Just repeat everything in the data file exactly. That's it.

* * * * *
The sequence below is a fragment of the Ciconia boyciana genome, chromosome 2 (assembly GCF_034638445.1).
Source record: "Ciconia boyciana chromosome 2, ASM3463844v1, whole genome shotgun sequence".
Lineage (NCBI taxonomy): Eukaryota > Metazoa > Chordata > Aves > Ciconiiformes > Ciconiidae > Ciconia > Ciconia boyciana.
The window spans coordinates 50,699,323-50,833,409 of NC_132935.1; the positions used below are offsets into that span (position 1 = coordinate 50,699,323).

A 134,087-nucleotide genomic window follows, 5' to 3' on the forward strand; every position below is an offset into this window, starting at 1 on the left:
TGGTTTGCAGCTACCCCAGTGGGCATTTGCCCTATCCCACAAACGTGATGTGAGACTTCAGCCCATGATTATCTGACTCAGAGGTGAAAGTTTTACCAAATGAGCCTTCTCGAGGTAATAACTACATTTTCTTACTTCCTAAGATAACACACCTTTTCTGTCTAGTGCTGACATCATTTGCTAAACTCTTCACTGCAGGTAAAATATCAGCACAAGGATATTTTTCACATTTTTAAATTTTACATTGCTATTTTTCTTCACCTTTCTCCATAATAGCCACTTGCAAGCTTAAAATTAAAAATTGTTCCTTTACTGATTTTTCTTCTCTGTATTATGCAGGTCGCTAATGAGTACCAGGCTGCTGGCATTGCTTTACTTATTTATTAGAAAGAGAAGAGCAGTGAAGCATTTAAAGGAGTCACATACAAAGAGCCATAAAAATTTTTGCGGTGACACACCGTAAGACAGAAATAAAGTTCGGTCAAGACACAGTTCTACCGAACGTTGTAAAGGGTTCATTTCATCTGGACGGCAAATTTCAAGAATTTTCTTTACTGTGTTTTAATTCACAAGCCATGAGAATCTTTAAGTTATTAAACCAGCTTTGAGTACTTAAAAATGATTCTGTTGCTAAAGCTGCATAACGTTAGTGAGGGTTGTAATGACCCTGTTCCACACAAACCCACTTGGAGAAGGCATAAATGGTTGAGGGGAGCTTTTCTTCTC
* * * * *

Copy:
The sequence below is a fragment of the Ciconia boyciana genome, chromosome 2 (assembly GCF_034638445.1).
Source record: "Ciconia boyciana chromosome 2, ASM3463844v1, whole genome shotgun sequence".
Lineage (NCBI taxonomy): Eukaryota > Metazoa > Chordata > Aves > Ciconiiformes > Ciconiidae > Ciconia > Ciconia boyciana.
The window spans coordinates 50,699,323-50,833,409 of NC_132935.1; the positions used below are offsets into that span (position 1 = coordinate 50,699,323).

A 134,087-nucleotide genomic window follows, 5' to 3' on the forward strand; every position below is an offset into this window, starting at 1 on the left:
TGGTTTGCAGCTACCCCAGTGGGCATTTGCCCTATCCCACAAACGTGATGTGAGACTTCAGCCCATGATTATCTGACTCAGAGGTGAAAGTTTTACCAAATGAGCCTTCTCGAGGTAATAACTACATTTTCTTACTTCCTAAGATAACACACCTTTTCTGTCTAGTGCTGACATCATTTGCTAAACTCTTCACTGCAGGTAAAATATCAGCACAAGGATATTTTTCACATTTTTAAATTTTACATTGCTATTTTTCTTCACCTTTCTCCATAATAGCCACTTGCAAGCTTAAAATTAAAAATTGTTCCTTTACTGATTTTTCTTCTCTGTATTATGCAGGTCGCTAATGAGTACCAGGCTGCTGGCATTGCTTTACTTATTTATTAGAAAGAGAAGAGCAGTGAAGCATTTAAAGGAGTCACATACAAAGAGCCATAAAAATTTTTGCGGTGACACACCGTAAGACAGAAATAAAGTTCGGTCAAGACACAGTTCTACCGAACGTTGTAAAGGGTTCATTTCATCTGGACGGCAAATTTCAAGAATTTTCTTTACTGTGTTTTAATTCACAAGCCATGAGAATCTTTAAGTTATTAAACCAGCTTTGAGTACTTAAAAATGATTCTGTTGCTAAAGCTGCATAACGTTAGTGAGGGTTGTAATGACCCTGTTCCACACAAACCCACTTGGAGAAGGCATAAATGGTTGAGGGGAGCTTTTCTTCTC